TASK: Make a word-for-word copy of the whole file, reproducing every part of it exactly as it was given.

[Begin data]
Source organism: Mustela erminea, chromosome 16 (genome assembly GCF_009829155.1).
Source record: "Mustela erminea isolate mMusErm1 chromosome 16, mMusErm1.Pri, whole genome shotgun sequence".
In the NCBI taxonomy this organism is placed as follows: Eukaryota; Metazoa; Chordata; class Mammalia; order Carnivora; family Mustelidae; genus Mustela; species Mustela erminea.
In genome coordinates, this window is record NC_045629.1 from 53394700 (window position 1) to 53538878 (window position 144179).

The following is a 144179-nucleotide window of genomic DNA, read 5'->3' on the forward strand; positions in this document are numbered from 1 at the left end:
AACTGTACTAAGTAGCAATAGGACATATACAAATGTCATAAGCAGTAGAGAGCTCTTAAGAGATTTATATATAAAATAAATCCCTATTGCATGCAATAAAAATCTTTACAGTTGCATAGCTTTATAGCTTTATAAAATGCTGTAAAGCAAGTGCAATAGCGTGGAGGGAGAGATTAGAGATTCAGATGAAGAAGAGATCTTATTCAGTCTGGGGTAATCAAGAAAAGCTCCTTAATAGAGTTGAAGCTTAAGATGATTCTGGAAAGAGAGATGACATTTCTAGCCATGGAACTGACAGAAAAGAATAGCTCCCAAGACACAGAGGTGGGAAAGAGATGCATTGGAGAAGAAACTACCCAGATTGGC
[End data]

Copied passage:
Source organism: Mustela erminea, chromosome 16 (genome assembly GCF_009829155.1).
Source record: "Mustela erminea isolate mMusErm1 chromosome 16, mMusErm1.Pri, whole genome shotgun sequence".
In the NCBI taxonomy this organism is placed as follows: Eukaryota; Metazoa; Chordata; class Mammalia; order Carnivora; family Mustelidae; genus Mustela; species Mustela erminea.
In genome coordinates, this window is record NC_045629.1 from 53394700 (window position 1) to 53538878 (window position 144179).

The following is a 144179-nucleotide window of genomic DNA, read 5'->3' on the forward strand; positions in this document are numbered from 1 at the left end:
AACTGTACTAAGTAGCAATAGGACATATACAAATGTCATAAGCAGTAGAGAGCTCTTAAGAGATTTATATATAAAATAAATCCCTATTGCATGCAATAAAAATCTTTACAGTTGCATAGCTTTATAGCTTTATAAAATGCTGTAAAGCAAGTGCAATAGCGTGGAGGGAGAGATTAGAGATTCAGATGAAGAAGAGATCTTATTCAGTCTGGGGTAATCAAGAAAAGCTCCTTAATAGAGTTGAAGCTTAAGATGATTCTGGAAAGAGAGATGACATTTCTAGCCATGGAACTGACAGAAAAGAATAGCTCCCAAGACACAGAGGTGGGAAAGAGATGCATTGGAGAAGAAACTACCCAGATTGGC